This was most irksome in instances where the situation wasn’t black and white, but the commentator insisted that there could only be two answers; his or the wrong one. Those comments are the most disturbing because to me it shows a complete indifference to the fact that there are a variety of ways to look at the world, and that it is possible for there to be more than one correct answer.

I’ve also noticed how people take pride in what they call hijacking a thread to their own agenda. Instead of talking about the topic under discussion they manage to get it switched over to something they want to talk about. If what they have to say is so important than they should write their own post about it, and try to show a little respect to the person who has written about something that was important to them.

I’ve noticed this happens to a lot of posts, friends take them over to use as personal message boards where they can talk about what ever they feel like. I have even read people boasting about this, like it’s some great accomplishment. It’s a sad thing when being rude and ignorant is considered an accomplishment.

I guess the only thing worse than that is when a comment thread turns into a personal insult match between two third-party commentators who had nothing to do with the original post. Sometimes they seem to be carrying on an argument that they had been having in a previous thread, and neither of them want to give the other the privilege of having the last word. They should just get a motel room and get it over with!

I guess the comments sections of places like Blogcritics and other similar sites epitomize both the best and worst features of the Internet. On one hand it is a venue for the free expression of ideas and opinions, on the other hand it is a venue for the free expression of ideas and opinions.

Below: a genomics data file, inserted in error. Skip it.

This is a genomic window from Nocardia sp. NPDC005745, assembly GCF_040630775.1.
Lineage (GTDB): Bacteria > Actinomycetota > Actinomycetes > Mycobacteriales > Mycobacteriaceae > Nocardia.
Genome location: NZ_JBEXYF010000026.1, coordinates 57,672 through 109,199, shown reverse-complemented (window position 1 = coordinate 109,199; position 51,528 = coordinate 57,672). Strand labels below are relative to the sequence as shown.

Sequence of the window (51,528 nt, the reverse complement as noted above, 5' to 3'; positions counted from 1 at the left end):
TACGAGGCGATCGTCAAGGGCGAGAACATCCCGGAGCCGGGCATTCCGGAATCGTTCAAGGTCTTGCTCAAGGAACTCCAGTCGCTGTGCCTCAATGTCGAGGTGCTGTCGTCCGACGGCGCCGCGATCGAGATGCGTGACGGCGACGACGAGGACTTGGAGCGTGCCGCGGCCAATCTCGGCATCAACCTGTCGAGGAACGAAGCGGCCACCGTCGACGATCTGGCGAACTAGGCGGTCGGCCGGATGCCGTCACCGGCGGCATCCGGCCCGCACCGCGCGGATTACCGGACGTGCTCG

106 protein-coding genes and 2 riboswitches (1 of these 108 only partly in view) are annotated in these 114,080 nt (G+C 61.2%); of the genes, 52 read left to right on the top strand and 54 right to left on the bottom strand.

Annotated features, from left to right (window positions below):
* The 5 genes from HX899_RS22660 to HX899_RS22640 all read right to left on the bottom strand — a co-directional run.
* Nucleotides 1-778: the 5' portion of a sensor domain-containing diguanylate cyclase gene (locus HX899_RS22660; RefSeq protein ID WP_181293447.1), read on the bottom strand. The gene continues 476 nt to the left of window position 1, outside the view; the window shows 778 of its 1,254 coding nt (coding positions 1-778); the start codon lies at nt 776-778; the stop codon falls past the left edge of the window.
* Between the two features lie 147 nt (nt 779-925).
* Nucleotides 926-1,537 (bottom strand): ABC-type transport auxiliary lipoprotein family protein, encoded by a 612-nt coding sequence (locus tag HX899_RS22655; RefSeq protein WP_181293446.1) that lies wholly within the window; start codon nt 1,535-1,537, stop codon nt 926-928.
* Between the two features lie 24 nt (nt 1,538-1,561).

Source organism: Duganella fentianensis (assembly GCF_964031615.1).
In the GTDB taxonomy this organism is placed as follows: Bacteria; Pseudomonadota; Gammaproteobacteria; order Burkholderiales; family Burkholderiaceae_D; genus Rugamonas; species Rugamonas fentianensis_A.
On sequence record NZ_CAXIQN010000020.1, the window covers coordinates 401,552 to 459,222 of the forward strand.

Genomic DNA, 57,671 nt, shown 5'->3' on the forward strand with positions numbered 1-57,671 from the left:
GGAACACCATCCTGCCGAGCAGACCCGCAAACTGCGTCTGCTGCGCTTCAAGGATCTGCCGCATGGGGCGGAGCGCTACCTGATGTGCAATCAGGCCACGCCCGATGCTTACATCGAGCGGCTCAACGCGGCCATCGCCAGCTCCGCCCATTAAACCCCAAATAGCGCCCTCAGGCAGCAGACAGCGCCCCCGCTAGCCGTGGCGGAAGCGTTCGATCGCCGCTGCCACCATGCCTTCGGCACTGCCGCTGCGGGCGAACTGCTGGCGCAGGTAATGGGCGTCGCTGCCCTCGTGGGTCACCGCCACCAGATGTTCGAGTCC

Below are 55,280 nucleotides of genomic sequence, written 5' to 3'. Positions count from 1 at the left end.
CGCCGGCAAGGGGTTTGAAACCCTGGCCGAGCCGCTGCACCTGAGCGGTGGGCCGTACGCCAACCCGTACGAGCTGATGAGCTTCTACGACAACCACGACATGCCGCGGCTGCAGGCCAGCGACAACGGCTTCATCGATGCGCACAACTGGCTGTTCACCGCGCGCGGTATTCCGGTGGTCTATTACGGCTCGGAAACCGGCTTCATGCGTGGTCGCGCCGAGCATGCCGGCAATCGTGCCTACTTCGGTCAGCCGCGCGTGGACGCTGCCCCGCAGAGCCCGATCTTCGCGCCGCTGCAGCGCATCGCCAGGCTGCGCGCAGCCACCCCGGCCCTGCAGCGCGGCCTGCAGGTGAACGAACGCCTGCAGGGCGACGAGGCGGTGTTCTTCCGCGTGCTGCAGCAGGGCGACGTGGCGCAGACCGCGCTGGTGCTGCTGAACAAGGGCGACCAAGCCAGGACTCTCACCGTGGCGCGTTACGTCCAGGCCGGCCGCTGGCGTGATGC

I’ve taken to doing what is the oldest form of censorship in the world; I just choose not to read the majority of comments generated by my articles any more. If it’s an address I’ve never seen before I’ll read it, or if it is one I recognise as being someone who has something insightful to say I’ll read it too, otherwise they don’t even get opened.

I find it sort of sad that in a few short months I’ve gone from anticipating with pleasure comments being sent to my e-mail’s inbox to my current thinking of them as almost equivalent to spam. But when there are upwards of 80 a day sometimes I just don’t see the point in wading through somebody else’s conversation that has nothing to do with me, or anything I have written.

About Richard Marcus

Richard Marcus is the author of three books commissioned by Ulysses Press, "What Will Happen In Eragon IV?" (2009) and "The Unofficial Heroes Of Olympus Companion" and "Introduction to Greek Mythology For Kids". Aside from Blogcritics he contributes to and his work has appeared in the German edition of Rolling Stone Magazine and has been translated into numerous languages in multiple publications.